Open access peer-reviewed chapter

Biosynthesis and Regulation of Antioxidant Flavonolignans in Milk Thistle

Written By

Samantha Drouet and Christophe Hano

Submitted: September 24th, 2020 Reviewed: February 24th, 2021 Published: September 8th, 2021

DOI: 10.5772/intechopen.96783

Chapter metrics overview

327 Chapter Downloads

View Full Metrics


Mature fruits (achenes) of milk thistle (Silybum marianum (L.) Gaertner, Asteraceae) accumulate high amounts of silymarin, a complex mixture of bioactive antioxidant flavonolignans deriving from taxifolin. Their biological activities in relation with human health promotion and disease prevention have been well described. The conditions of their biosynthesis in planta, however, have long been elusive and thus tend to be a limiting factor for their future applications. Significant advances in understanding their biosynthesis and regulation have been made over the last decade and are outlined in the current chapter.


  • Silybum marianum
  • flavonolignans
  • silymarin
  • biosynthesis
  • regulation

1. Introduction

Plant products, as food or as an “herbal medicine” preparation have been used by humans throughout history with varying success to prevent and/or cure various diseases [1]. Neanderthals had already understood the importance of plants in their diet but also their medicinal capacity [2]. For centuries, medicine has relied heavily on the use of plants. In many countries, traditional medicines, based on medicinal plants, are an essential part of their health system [3]. Some of these medicinal plants are still today, either collected from the wild or cultivated to ensure their availability for industry or traditional medicine. Nowadays, the badly named “weeds” such as thistles, nettle or burdock, represent a significant part of agricultural production [4]. These weeds are considered as pests, yet they are medicinal plants traditionally used for their beneficial properties. There is indeed a strong potential for the use of these plants as sources of pharmaceutical or cosmetic antioxidants [4]. In particular, the craze for silymarin from milk thistle is directly linked to the biological properties of this mixture. Silymarin is a complex mixture of bioactive flavonolignans accumulated in mature fruits (achenes) of milk thistle. Numerous biological activities, in particular hepatoprotective, anti-proliferative, immunomodulatory, anti-inflammatory and antioxidant, have demonstrated the high potential of these compounds [5, 6].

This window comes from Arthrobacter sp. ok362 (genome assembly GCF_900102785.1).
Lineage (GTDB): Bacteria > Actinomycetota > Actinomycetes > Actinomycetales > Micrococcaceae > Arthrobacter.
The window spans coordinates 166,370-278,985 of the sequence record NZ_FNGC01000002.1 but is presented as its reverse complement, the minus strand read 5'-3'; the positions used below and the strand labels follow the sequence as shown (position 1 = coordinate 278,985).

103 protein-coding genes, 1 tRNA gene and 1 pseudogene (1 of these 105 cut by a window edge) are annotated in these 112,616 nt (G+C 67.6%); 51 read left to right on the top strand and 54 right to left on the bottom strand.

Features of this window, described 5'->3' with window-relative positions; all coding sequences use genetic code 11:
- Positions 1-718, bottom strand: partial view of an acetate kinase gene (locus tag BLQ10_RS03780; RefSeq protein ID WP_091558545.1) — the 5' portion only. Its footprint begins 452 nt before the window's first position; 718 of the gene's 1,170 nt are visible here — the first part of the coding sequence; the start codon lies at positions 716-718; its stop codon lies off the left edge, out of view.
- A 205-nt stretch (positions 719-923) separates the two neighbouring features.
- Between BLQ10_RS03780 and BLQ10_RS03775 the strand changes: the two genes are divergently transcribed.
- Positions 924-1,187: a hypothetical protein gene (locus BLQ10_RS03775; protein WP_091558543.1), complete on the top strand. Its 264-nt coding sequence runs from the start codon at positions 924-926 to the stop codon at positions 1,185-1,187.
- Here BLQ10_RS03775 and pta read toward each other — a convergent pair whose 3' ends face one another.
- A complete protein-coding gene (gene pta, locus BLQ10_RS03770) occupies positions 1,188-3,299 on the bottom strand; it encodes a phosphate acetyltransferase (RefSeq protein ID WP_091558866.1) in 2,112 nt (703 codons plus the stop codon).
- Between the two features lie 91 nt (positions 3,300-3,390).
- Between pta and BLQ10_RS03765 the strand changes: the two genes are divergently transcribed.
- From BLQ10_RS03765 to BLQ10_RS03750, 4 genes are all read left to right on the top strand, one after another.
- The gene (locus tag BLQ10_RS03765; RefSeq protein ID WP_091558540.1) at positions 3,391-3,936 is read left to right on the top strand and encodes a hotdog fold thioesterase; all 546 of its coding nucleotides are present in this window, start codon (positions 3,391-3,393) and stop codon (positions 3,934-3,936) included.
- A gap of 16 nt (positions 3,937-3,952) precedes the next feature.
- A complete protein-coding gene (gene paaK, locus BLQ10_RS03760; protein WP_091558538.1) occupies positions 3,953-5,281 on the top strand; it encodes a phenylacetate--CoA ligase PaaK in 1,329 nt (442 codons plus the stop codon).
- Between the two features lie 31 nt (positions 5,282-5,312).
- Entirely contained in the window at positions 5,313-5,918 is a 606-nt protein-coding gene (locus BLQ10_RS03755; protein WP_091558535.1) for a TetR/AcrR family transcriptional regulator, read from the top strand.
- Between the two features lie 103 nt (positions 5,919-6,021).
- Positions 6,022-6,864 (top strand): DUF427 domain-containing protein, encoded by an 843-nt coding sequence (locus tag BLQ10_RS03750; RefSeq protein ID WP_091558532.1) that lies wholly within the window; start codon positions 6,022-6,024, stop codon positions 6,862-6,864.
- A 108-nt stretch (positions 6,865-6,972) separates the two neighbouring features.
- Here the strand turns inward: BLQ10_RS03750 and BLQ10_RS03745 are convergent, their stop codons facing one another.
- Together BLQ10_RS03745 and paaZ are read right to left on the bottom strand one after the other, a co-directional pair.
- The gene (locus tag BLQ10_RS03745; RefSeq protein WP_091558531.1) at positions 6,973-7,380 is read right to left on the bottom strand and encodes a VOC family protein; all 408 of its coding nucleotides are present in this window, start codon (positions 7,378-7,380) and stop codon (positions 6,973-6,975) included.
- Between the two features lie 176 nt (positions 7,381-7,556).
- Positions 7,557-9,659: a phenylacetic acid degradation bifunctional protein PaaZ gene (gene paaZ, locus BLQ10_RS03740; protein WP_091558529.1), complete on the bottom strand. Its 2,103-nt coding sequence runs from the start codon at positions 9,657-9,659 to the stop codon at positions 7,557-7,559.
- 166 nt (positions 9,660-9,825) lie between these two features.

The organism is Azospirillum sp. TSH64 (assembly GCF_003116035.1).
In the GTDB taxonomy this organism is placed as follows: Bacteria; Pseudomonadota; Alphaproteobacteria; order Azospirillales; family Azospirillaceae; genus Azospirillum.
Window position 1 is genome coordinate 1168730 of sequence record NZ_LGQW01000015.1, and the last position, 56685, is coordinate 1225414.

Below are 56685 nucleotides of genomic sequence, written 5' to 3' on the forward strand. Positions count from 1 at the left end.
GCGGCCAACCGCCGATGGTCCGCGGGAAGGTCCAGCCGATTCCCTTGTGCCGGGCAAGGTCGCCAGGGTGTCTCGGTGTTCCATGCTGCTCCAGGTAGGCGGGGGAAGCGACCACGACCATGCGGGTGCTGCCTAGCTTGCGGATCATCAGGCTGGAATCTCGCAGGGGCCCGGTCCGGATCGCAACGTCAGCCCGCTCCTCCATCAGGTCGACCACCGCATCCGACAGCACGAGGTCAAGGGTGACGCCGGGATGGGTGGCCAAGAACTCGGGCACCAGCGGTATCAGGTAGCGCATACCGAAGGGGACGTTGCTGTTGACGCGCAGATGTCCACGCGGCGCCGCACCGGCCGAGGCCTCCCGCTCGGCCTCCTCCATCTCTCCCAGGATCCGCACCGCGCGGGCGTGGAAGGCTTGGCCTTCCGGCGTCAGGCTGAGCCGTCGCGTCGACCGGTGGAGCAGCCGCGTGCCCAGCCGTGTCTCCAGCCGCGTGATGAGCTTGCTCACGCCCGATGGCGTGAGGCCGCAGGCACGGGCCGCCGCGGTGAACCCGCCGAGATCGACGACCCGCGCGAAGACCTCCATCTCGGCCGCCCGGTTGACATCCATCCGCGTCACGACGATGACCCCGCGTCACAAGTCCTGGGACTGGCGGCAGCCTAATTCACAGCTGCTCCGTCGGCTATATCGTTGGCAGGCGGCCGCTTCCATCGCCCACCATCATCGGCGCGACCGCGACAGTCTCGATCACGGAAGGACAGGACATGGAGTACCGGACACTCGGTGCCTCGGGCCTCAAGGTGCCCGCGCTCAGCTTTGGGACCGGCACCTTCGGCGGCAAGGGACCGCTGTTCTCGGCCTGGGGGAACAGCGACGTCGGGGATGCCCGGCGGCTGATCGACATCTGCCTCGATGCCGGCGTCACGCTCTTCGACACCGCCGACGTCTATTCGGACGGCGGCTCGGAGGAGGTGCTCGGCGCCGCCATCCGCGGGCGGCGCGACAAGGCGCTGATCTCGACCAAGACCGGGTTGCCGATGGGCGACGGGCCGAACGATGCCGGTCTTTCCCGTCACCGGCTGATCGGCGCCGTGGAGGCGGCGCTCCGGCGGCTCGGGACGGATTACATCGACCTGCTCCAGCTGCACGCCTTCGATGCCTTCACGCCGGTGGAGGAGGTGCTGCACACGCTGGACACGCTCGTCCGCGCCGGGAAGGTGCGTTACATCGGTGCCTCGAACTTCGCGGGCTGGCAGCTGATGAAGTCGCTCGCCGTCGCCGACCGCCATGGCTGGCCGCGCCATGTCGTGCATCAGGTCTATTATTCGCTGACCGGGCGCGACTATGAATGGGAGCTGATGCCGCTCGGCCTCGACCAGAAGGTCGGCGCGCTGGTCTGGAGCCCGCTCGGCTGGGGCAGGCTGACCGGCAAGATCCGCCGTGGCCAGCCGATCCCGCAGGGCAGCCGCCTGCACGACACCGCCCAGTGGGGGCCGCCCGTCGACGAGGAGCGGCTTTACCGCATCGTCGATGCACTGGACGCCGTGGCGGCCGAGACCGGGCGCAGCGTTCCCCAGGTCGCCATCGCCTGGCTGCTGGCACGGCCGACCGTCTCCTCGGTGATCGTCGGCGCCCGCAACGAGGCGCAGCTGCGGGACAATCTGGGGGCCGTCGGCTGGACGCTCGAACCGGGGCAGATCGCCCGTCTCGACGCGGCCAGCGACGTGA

Free radicals, including superoxide radical (O2−•), hydroxyl radical (OH−•), hydrogen peroxide (H2O2) and peroxide radical (ROO−•), are implicated in liver disease [7, 8]. These reactive oxygen species (ROS) are produced through biochemical processes (cell metabolism) or induced by inflammatory diseases, cancers, or treatments such as radiotherapy or chemotherapy [9]. ROS play an important role in many signaling pathways (proliferation, cell activation, migration, etc.). However, when they are produced in large quantities in certain cellular compartments, they can become harmful to the body. This phenomenon is called “oxidative stress”. To protect themselves, cells respond by regulating the production of cellular antioxidants such as glutathione (GSH) and/or the activity of antioxidant enzymes such as superoxide dismutase (SOD) and catalase (CAT), glutathione peroxidase (GPx) [9, 10].

The abilities of silibinin (mixture of silybin A and B), which are among the main flavonolignans accumulated in S. marianum fruits, to fight certain oxidative stresses or oxidants such as superoxide anion radicals, hydrogen peroxide, hydroxyl radical and hypochlorous acid (HOCl) was studied [11, 12, 13]. The mixture of silybins does not seem to be a good O2−• scavenger and no reaction with hydrogen peroxide has been shown. On the other hand, these flavonolignans react rapidly in free solution with OH−• radicals [11]. Besides, in lymphocytes of patients with cirrhosis, in vitro incubation with silymarin markedly increases the expression of superoxide dismutase (SOD) [10]. Silymarin also helps increase the glutathione content in the cell leading to inhibition of lipid peroxidation, which enhances membrane stability [14].